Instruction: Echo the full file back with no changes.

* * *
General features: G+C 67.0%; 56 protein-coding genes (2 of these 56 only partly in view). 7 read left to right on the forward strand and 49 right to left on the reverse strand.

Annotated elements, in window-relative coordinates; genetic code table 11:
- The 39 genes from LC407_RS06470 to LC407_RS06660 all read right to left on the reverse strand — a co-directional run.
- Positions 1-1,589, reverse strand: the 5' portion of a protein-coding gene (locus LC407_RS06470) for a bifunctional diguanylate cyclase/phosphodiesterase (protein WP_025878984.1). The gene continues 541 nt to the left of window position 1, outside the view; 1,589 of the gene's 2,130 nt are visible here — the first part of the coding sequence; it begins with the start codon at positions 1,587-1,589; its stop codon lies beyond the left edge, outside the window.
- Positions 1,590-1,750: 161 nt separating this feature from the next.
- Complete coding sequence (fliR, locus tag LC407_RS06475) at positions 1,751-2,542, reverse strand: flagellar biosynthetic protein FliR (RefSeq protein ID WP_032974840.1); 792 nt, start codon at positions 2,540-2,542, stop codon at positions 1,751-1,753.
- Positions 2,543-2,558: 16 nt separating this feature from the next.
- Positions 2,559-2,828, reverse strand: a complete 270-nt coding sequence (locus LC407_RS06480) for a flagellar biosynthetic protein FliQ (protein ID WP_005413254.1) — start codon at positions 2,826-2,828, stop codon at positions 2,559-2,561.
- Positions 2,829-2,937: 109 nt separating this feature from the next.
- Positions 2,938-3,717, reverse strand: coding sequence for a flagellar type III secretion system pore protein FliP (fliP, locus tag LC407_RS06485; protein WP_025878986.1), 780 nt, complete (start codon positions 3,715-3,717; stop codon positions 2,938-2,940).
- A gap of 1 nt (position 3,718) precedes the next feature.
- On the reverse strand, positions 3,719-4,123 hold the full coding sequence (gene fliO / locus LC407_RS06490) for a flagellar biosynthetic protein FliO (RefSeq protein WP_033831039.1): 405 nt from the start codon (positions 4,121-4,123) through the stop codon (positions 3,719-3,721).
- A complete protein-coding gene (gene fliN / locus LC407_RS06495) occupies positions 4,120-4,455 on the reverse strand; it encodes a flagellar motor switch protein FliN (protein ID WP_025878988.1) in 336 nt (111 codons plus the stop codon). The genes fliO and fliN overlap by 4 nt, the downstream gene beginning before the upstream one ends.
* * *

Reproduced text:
General features: G+C 67.0%; 56 protein-coding genes (2 of these 56 only partly in view). 7 read left to right on the forward strand and 49 right to left on the reverse strand.

Annotated elements, in window-relative coordinates; genetic code table 11:
- The 39 genes from LC407_RS06470 to LC407_RS06660 all read right to left on the reverse strand — a co-directional run.
- Positions 1-1,589, reverse strand: the 5' portion of a protein-coding gene (locus LC407_RS06470) for a bifunctional diguanylate cyclase/phosphodiesterase (protein WP_025878984.1). The gene continues 541 nt to the left of window position 1, outside the view; 1,589 of the gene's 2,130 nt are visible here — the first part of the coding sequence; it begins with the start codon at positions 1,587-1,589; its stop codon lies beyond the left edge, outside the window.
- Positions 1,590-1,750: 161 nt separating this feature from the next.
- Complete coding sequence (fliR, locus tag LC407_RS06475) at positions 1,751-2,542, reverse strand: flagellar biosynthetic protein FliR (RefSeq protein ID WP_032974840.1); 792 nt, start codon at positions 2,540-2,542, stop codon at positions 1,751-1,753.
- Positions 2,543-2,558: 16 nt separating this feature from the next.
- Positions 2,559-2,828, reverse strand: a complete 270-nt coding sequence (locus LC407_RS06480) for a flagellar biosynthetic protein FliQ (protein ID WP_005413254.1) — start codon at positions 2,826-2,828, stop codon at positions 2,559-2,561.
- Positions 2,829-2,937: 109 nt separating this feature from the next.
- Positions 2,938-3,717, reverse strand: coding sequence for a flagellar type III secretion system pore protein FliP (fliP, locus tag LC407_RS06485; protein WP_025878986.1), 780 nt, complete (start codon positions 3,715-3,717; stop codon positions 2,938-2,940).
- A gap of 1 nt (position 3,718) precedes the next feature.
- On the reverse strand, positions 3,719-4,123 hold the full coding sequence (gene fliO / locus LC407_RS06490) for a flagellar biosynthetic protein FliO (RefSeq protein WP_033831039.1): 405 nt from the start codon (positions 4,121-4,123) through the stop codon (positions 3,719-3,721).
- A complete protein-coding gene (gene fliN / locus LC407_RS06495) occupies positions 4,120-4,455 on the reverse strand; it encodes a flagellar motor switch protein FliN (protein ID WP_025878988.1) in 336 nt (111 codons plus the stop codon). The genes fliO and fliN overlap by 4 nt, the downstream gene beginning before the upstream one ends.